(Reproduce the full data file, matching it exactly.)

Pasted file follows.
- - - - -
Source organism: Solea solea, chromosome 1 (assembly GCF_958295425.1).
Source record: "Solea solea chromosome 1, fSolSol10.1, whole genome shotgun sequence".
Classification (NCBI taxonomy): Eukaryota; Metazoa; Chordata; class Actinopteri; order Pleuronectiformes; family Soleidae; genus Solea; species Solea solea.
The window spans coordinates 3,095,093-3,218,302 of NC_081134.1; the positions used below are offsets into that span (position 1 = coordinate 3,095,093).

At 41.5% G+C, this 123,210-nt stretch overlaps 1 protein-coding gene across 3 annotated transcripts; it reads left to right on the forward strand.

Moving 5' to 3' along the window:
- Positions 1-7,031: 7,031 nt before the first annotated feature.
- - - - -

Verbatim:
Source organism: Solea solea, chromosome 1 (assembly GCF_958295425.1).
Source record: "Solea solea chromosome 1, fSolSol10.1, whole genome shotgun sequence".
Classification (NCBI taxonomy): Eukaryota; Metazoa; Chordata; class Actinopteri; order Pleuronectiformes; family Soleidae; genus Solea; species Solea solea.
The window spans coordinates 3,095,093-3,218,302 of NC_081134.1; the positions used below are offsets into that span (position 1 = coordinate 3,095,093).

At 41.5% G+C, this 123,210-nt stretch overlaps 1 protein-coding gene across 3 annotated transcripts; it reads left to right on the forward strand.

Moving 5' to 3' along the window:
- Positions 1-7,031: 7,031 nt before the first annotated feature.